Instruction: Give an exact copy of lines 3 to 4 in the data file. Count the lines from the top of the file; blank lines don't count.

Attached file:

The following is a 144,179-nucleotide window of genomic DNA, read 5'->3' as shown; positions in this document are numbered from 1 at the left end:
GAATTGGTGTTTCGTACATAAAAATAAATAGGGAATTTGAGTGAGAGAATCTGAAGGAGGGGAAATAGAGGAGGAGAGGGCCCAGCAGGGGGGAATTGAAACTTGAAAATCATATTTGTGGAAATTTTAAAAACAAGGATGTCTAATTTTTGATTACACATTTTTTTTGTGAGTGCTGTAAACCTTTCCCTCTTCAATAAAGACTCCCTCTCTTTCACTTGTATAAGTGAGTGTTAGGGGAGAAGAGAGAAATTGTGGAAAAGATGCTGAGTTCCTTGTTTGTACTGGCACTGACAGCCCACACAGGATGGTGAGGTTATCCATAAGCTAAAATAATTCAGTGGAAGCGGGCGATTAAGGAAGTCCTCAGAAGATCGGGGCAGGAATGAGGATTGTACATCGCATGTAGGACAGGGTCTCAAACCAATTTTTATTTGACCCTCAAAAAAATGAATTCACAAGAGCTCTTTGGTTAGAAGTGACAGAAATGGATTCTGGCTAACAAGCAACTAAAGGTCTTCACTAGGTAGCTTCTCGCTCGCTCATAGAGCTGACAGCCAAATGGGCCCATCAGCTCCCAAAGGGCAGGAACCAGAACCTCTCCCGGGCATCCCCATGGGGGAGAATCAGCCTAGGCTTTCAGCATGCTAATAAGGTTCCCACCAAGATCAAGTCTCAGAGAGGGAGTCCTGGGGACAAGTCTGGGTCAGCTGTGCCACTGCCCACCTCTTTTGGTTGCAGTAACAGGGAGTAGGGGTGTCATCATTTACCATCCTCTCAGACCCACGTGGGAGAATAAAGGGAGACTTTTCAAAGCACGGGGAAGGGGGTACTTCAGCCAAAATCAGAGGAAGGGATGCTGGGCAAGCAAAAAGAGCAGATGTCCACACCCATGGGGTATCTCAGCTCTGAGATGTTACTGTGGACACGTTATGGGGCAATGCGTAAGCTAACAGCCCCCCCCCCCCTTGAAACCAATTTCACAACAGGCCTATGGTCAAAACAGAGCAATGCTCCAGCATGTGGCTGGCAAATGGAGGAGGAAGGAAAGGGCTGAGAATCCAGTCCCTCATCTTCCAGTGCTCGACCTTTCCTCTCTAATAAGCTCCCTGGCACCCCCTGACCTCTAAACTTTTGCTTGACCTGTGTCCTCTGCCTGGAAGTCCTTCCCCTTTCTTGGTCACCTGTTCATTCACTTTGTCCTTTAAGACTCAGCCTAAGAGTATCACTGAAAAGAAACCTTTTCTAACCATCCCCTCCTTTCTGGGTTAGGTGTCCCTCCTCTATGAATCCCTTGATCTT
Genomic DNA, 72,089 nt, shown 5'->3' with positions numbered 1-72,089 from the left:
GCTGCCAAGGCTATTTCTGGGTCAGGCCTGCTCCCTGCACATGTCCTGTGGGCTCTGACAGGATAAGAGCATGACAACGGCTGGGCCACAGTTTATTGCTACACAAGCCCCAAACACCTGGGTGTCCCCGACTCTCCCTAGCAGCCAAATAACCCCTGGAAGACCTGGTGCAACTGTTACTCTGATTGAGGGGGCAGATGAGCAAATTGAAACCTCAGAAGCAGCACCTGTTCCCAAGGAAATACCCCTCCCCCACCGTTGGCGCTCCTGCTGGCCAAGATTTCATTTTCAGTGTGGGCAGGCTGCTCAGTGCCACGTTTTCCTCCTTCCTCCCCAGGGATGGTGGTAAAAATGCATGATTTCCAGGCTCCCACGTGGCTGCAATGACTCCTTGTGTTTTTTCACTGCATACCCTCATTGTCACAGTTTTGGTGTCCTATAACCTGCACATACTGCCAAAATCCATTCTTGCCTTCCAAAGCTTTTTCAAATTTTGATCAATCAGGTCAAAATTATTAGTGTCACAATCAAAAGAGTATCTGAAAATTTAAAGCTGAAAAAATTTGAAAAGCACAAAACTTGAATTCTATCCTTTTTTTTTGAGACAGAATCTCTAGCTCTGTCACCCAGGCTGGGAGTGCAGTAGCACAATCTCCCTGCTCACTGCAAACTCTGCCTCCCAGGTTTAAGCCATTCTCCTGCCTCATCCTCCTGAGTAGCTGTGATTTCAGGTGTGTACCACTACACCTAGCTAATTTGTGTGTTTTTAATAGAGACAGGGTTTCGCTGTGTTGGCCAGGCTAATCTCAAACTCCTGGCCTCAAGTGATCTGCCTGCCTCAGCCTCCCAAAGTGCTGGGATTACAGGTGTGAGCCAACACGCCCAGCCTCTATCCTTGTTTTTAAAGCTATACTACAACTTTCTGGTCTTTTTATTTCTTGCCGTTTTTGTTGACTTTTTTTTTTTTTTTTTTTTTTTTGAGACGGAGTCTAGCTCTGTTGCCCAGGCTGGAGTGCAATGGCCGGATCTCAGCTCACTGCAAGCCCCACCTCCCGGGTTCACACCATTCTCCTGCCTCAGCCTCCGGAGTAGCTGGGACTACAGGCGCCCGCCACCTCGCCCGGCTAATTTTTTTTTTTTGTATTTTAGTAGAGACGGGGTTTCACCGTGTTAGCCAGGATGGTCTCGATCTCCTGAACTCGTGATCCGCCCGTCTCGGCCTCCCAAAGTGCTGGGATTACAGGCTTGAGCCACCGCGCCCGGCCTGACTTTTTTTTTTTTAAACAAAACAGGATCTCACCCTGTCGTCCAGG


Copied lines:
Genomic DNA, 72,089 nt, shown 5'->3' with positions numbered 1-72,089 from the left:
GCTGCCAAGGCTATTTCTGGGTCAGGCCTGCTCCCTGCACATGTCCTGTGGGCTCTGACAGGATAAGAGCATGACAACGGCTGGGCCACAGTTTATTGCTACACAAGCCCCAAACACCTGGGTGTCCCCGACTCTCCCTAGCAGCCAAATAACCCCTGGAAGACCTGGTGCAACTGTTACTCTGATTGAGGGGGCAGATGAGCAAATTGAAACCTCAGAAGCAGCACCTGTTCCCAAGGAAATACCCCTCCCCCACCGTTGGCGCTCCTGCTGGCCAAGATTTCATTTTCAGTGTGGGCAGGCTGCTCAGTGCCACGTTTTCCTCCTTCCTCCCCAGGGATGGTGGTAAAAATGCATGATTTCCAGGCTCCCACGTGGCTGCAATGACTCCTTGTGTTTTTTCACTGCATACCCTCATTGTCACAGTTTTGGTGTCCTATAACCTGCACATACTGCCAAAATCCATTCTTGCCTTCCAAAGCTTTTTCAAATTTTGATCAATCAGGTCAAAATTATTAGTGTCACAATCAAAAGAGTATCTGAAAATTTAAAGCTGAAAAAATTTGAAAAGCACAAAACTTGAATTCTATCCTTTTTTTTTGAGACAGAATCTCTAGCTCTGTCACCCAGGCTGGGAGTGCAGTAGCACAATCTCCCTGCTCACTGCAAACTCTGCCTCCCAGGTTTAAGCCATTCTCCTGCCTCATCCTCCTGAGTAGCTGTGATTTCAGGTGTGTACCACTACACCTAGCTAATTTGTGTGTTTTTAATAGAGACAGGGTTTCGCTGTGTTGGCCAGGCTAATCTCAAACTCCTGGCCTCAAGTGATCTGCCTGCCTCAGCCTCCCAAAGTGCTGGGATTACAGGTGTGAGCCAACACGCCCAGCCTCTATCCTTGTTTTTAAAGCTATACTACAACTTTCTGGTCTTTTTATTTCTTGCCGTTTTTGTTGACTTTTTTTTTTTTTTTTTTTTTTTTGAGACGGAGTCTAGCTCTGTTGCCCAGGCTGGAGTGCAATGGCCGGATCTCAGCTCACTGCAAGCCCCACCTCCCGGGTTCACACCATTCTCCTGCCTCAGCCTCCGGAGTAGCTGGGACTACAGGCGCCCGCCACCTCGCCCGGCTAATTTTTTTTTTTTGTATTTTAGTAGAGACGGGGTTTCACCGTGTTAGCCAGGATGGTCTCGATCTCCTGAACTCGTGATCCGCCCGTCTCGGCCTCCCAAAGTGCTGGGATTACAGGCTTGAGCCACCGCGCCCGGCCTGACTTTTTTTTTTTTAAACAAAACAGGATCTCACCCTGTCGTCCAGG